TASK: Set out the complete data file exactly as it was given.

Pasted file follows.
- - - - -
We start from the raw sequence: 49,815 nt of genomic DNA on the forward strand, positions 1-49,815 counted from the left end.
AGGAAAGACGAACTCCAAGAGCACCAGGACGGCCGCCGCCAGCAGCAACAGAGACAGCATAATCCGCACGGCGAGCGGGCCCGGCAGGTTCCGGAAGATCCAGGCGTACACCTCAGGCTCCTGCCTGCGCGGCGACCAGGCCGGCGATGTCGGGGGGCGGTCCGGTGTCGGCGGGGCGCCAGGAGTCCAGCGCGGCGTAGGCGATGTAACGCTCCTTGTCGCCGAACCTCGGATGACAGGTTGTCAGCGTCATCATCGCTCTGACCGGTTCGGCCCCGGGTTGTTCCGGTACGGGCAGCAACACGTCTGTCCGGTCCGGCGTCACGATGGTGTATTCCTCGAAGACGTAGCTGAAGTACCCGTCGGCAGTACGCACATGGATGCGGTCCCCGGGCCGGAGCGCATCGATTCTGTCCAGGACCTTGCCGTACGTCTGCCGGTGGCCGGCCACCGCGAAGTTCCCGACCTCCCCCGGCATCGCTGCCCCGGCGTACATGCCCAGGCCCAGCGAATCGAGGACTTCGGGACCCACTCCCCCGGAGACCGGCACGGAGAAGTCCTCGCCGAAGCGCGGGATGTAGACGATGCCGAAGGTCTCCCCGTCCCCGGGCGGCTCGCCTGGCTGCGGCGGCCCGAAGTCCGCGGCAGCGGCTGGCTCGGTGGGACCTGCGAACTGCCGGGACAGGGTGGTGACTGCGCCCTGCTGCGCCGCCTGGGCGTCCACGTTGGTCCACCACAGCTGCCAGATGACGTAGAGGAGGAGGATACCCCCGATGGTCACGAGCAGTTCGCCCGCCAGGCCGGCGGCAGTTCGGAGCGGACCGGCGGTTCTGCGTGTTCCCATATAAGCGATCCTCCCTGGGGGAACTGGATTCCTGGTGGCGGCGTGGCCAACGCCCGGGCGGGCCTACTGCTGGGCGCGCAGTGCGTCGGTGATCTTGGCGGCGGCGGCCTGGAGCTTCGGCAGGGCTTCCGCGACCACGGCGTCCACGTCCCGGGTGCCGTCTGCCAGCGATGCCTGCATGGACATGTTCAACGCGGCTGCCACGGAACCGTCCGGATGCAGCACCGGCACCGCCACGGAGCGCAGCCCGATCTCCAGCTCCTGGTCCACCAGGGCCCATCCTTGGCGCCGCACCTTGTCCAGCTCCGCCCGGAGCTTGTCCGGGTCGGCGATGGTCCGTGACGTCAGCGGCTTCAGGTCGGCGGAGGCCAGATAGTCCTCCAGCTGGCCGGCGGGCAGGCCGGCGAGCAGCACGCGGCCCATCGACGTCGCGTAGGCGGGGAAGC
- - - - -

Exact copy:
We start from the raw sequence: 49,815 nt of genomic DNA on the forward strand, positions 1-49,815 counted from the left end.
AGGAAAGACGAACTCCAAGAGCACCAGGACGGCCGCCGCCAGCAGCAACAGAGACAGCATAATCCGCACGGCGAGCGGGCCCGGCAGGTTCCGGAAGATCCAGGCGTACACCTCAGGCTCCTGCCTGCGCGGCGACCAGGCCGGCGATGTCGGGGGGCGGTCCGGTGTCGGCGGGGCGCCAGGAGTCCAGCGCGGCGTAGGCGATGTAACGCTCCTTGTCGCCGAACCTCGGATGACAGGTTGTCAGCGTCATCATCGCTCTGACCGGTTCGGCCCCGGGTTGTTCCGGTACGGGCAGCAACACGTCTGTCCGGTCCGGCGTCACGATGGTGTATTCCTCGAAGACGTAGCTGAAGTACCCGTCGGCAGTACGCACATGGATGCGGTCCCCGGGCCGGAGCGCATCGATTCTGTCCAGGACCTTGCCGTACGTCTGCCGGTGGCCGGCCACCGCGAAGTTCCCGACCTCCCCCGGCATCGCTGCCCCGGCGTACATGCCCAGGCCCAGCGAATCGAGGACTTCGGGACCCACTCCCCCGGAGACCGGCACGGAGAAGTCCTCGCCGAAGCGCGGGATGTAGACGATGCCGAAGGTCTCCCCGTCCCCGGGCGGCTCGCCTGGCTGCGGCGGCCCGAAGTCCGCGGCAGCGGCTGGCTCGGTGGGACCTGCGAACTGCCGGGACAGGGTGGTGACTGCGCCCTGCTGCGCCGCCTGGGCGTCCACGTTGGTCCACCACAGCTGCCAGATGACGTAGAGGAGGAGGATACCCCCGATGGTCACGAGCAGTTCGCCCGCCAGGCCGGCGGCAGTTCGGAGCGGACCGGCGGTTCTGCGTGTTCCCATATAAGCGATCCTCCCTGGGGGAACTGGATTCCTGGTGGCGGCGTGGCCAACGCCCGGGCGGGCCTACTGCTGGGCGCGCAGTGCGTCGGTGATCTTGGCGGCGGCGGCCTGGAGCTTCGGCAGGGCTTCCGCGACCACGGCGTCCACGTCCCGGGTGCCGTCTGCCAGCGATGCCTGCATGGACATGTTCAACGCGGCTGCCACGGAACCGTCCGGATGCAGCACCGGCACCGCCACGGAGCGCAGCCCGATCTCCAGCTCCTGGTCCACCAGGGCCCATCCTTGGCGCCGCACCTTGTCCAGCTCCGCCCGGAGCTTGTCCGGGTCGGCGATGGTCCGTGACGTCAGCGGCTTCAGGTCGGCGGAGGCCAGATAGTCCTCCAGCTGGCCGGCGGGCAGGCCGGCGAGCAGCACGCGGCCCATCGACGTCGCGTAGGCGGGGAAGC